Demographics, comorbidities, disease severity, respiratory symptoms, sputum evaluation, radiological assessment, quality of life and biological characteristics were recorded. The severity of bronchiectasis was evaluated according to both Bronchiectasis Severity Index (BSI) and the cumulative score based on five parameters: forced expiratory volume in 1 s [FEV1], age, chronic colonization, extension, and dyspnea (FACED score).

Statistical analysis

Qualitative variables were summarized with absolute and relative (percentage) frequencies, while quantitative variables were shown with medians [interquartile ranges, (IQR)] (Table 1). Kruskal–Wallis Test, Mann–Whitney and Spearman’s correlations were used for analysis performed with SPSS statistical software, version 26.

Table 1 Clinical characteristics of the study population


Forty adults [28, (70%) female, age median (IQR): 61 (53–69.5)] were enrolled. Characteristics of the cohort, including active neutrophil elastase (aNE), bacteria identification and related genome copies, and AA and DHA metabolites in sputum samples are reported in Table 1. Mass spectrometry analysis showed the presence of pro-inflammatory mediators such as LTB4 [median (IQR): 1.4 ng/mL (0.6–4)], PGE2 [median (IQR): 3.6 ng/mL (1.4–5.5)], 15-HETE [median (IQR): 16.6 ng/mL (8.6–26.6)] and LTE4 [median (IQR): 0.17 ng/mL (0.0–0.4)] as well as pro-resolving mediators precursors 14OH-DHA [median (IQR): 1.6 ng/mL (0.91–2.6)] and 17OH-DHA [median (IQR): 6.8 ng/mL (4.1–11.7)]. Active neutrophil elastase had a median (IQR) concentration of 24.7 µg/mL (13–38.5). Real-time PCR allowed to identify bacteria and related genome copies (% of detection; median copies with IQR) such as Psa [52.5%; 2,583,621.9 (0–106,128,808.9)], Hi [0%; 0 (0–0)], Sa [40%, 0 (0–5031.1); 10% MRSA] and Spn [27.5%, 0 (0–276.9)].

Fatty acid pro-resolving/pro-inflammatory mediators versus clinical and laboratory data

Patients were divided into two groups based on the concentration of aNE as defined by Chalmers and collegues [16] of being most associated with worse outcomes in bronchiectasis: aNE 20 µg·mL−1 (high aNE) versus aNE < 20 µg mL−1 (low aNE). Analysis of pro-inflammatory biomarkers, in particular LTB4 [low aNE: 0.92 ng/mL (0.30–1.71) vs. high aNE: 2.07 ng/mL (0.84–4.59); p = 0.0006, Fig. 1A] and PGE2 [low aNE: 1.51 ng/mL (0.96–3.87) vs. high aNE: 4.14 ng/mL (2.60–5.75); p = 0.015, Fig. 1B] revealed significantly higher concentrations in the high aNE group. Moreover PGE2 was also statistically higher in samples positive for Psa [negative PCR: 1.95 ng/mL (0.93–4.26) vs. positive PCR: 4.51 ng/mL (3.36–5.79); p = 0.002, Fig. 1C], and showed a significantly correlated with radiological severity as measured by Reiff score (ρ:0.438, p = 0.0046, Fig. 1D). Finally, 15-HETE correlated with the number of exacerbations in the previous year (ρ:0.343, p = 0.029), and taken together all these evidence suggested a close link between AA-derived lipid mediators and clinical inflammatory markers.

Fig. 1
figure 1

LTB4 (Panel A) and PGE2 (Panel B) in sputum samples with high or low levels of active neutrophil elastase (aNE). Panel C: PGE2 in sputum samples with or without Pseudomonas aeruginosa infection. Panel D: Correlation between PGE2 in sputum samples and radiological severity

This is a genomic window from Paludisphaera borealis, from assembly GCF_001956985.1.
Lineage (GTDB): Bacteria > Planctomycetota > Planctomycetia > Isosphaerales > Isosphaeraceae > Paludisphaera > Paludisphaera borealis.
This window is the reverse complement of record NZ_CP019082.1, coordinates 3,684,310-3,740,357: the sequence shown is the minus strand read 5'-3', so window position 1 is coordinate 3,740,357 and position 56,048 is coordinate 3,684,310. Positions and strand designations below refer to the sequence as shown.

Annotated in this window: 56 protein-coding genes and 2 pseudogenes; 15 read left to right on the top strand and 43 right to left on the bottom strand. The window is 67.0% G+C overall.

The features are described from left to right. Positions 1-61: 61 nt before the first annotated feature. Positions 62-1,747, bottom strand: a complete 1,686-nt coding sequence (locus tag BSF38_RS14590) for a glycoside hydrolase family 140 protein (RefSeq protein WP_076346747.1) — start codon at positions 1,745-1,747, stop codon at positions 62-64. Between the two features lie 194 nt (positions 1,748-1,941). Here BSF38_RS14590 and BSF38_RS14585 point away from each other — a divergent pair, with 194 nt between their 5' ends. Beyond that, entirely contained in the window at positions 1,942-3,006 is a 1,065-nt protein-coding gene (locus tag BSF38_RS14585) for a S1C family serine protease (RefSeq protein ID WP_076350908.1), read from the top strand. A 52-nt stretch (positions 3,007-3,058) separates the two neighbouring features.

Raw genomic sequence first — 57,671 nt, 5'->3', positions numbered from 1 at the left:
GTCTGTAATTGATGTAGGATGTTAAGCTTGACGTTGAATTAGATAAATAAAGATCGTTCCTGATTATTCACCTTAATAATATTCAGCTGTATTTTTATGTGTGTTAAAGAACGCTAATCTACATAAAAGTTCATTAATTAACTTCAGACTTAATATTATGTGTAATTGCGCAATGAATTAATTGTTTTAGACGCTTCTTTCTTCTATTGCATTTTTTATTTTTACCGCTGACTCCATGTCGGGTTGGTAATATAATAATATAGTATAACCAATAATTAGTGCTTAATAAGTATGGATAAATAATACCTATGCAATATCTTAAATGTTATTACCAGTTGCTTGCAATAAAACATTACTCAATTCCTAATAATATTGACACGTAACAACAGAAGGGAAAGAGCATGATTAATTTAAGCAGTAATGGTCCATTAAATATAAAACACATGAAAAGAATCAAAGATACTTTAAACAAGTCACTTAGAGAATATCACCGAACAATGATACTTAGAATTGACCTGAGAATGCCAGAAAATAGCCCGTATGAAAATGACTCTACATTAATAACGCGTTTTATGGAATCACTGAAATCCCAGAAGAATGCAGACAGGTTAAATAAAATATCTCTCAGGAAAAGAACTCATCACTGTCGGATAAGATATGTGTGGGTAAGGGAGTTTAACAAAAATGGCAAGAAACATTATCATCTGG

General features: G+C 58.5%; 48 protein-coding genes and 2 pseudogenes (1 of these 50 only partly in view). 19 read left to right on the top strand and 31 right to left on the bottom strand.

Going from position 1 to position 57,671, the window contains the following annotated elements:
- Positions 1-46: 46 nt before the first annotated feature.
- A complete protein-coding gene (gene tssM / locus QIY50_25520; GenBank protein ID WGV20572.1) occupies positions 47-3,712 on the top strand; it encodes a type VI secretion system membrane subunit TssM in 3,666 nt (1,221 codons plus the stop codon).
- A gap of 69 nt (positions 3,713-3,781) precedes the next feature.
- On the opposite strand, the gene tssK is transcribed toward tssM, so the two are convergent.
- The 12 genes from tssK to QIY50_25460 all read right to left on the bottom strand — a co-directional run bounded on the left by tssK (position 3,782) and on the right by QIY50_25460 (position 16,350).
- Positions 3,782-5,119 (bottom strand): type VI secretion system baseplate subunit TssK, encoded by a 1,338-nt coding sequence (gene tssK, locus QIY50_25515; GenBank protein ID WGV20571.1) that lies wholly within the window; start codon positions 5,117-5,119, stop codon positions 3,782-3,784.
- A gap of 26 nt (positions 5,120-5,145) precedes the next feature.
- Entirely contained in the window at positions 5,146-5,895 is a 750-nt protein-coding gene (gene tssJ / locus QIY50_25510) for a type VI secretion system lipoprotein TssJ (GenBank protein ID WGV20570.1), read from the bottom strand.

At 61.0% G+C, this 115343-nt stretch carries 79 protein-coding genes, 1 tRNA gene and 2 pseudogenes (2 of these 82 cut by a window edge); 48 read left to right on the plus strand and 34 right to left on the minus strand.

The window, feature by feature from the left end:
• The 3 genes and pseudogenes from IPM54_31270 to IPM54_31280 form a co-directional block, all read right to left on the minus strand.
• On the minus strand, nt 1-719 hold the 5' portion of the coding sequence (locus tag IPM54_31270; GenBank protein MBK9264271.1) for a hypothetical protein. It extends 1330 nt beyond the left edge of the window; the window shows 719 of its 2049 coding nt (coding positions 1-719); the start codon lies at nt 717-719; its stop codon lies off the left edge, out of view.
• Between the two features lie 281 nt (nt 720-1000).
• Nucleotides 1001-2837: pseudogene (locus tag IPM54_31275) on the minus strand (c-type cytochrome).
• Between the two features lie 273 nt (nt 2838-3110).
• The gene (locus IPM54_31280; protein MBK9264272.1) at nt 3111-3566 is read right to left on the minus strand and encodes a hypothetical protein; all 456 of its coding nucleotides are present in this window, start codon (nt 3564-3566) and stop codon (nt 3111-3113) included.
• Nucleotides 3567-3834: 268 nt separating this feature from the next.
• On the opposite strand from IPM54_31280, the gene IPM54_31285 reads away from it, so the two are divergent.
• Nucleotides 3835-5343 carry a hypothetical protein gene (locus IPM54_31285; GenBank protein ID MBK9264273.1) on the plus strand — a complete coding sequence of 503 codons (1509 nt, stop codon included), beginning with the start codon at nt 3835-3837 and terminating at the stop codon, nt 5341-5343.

On the contrary, the precursor of SPMs 14OH-DHA and 17OH-DHA showed statistically significant inverse correlations with Reiff score [Reiff score 14OH-DHA (ρ: − 0.398, p = 0.010), Fig. 2A; Reiff score 17OH-DHA (ρ: − 0.426, p = 0.006), Fig. 2B] and with detected Psa genome copies [Psa 14OH-DHA (ρ: − 0.346, p = 0.029), Fig. 2C; Psa 17OH-DHA (ρ: − 0.345, p = 0.029), Fig. 2D], and 14OH-DHA concentrations also showed inverse correlation with daily sputum volume production (ρ: − 0.445, p = 0.004).

Fig. 2
figure 2

Inverse correlation between 14OH-DHA or 17OH-DHA, and radiological severity as assessed by Reiff score (Panels A and B, respectively), or PSA genome copies (Panels C and D, respectively)


In agreement with previously published data [16,17,18], the findings of the present work provide evidence that the presence of Psa in sputum of bronchiectasis patients may drive airway neutrophilic inflammation possibly through the formation of the potent neutrophil chemotactic factor LTB4 [19], leading to a significant influx and activation of neutrophils with theassociated release of active neutrophil elastase. PGE2 may also contribute to the chemotactic effect of LTB4 by inducing vasodilation, and its correlation with the Reiff score also suggests a role in radiological severity. These results are well in agreement with a recent report assessing eicosanoids in bronchoalveolar lavage fluids of patients with mild to severe bronchiectasis [20], and are consistent with the known role of AA-derived lipid mediators in the inflammatory response [21]. Results from the analysis of precursors of pro-resolving mediators such as 14OH-DHA and 17OH-DHA showed significant inverse correlations of their concentrations in sputum with clinical parameters such as the Reiff score, with detected Psa genome copies, and with daily sputum volume production. Bedi and colleagues [20] also reported the measurement of eicosanoids in plasma, suggesting that in bronchiectasis patients lower concentrations of LXA4, a trihydroxyderivative of AA endowed with anti-inflammatory activity [22], may contribute to the severity of the disease. This evidence is also in line with our findings, but it must be noted that plasma determination of biologically active AA-derived metabolites may not be appropriate to assess the formation of these metabolites in vivo [23]. Eicosanoids are local mediators produced on-demand, that do not circulate, as hormones do, in order to reach their targets, but act directly in the local environment, typically in the immediate surroundings of the cells synthesizing it. Furthermore, they are very often locally metabolized either by spontaneous chemical degradation, as for Prostaglandin I2 and Thromboxane A2 [24], or by enzymatic activities, such as for the formation of 20-hydroxy and 20-carboxy derivative of LTB4 by neutrophil themselves [25] or macrophages. When entering the circulation PGE2, for example, is completely metabolized by a single pulmonary transit [26], and it is generally accepted that when local sampling is not possible, systemic formation of eicosanoids should be assessed measuring the concentration of their urinary metabolites [27,28,29].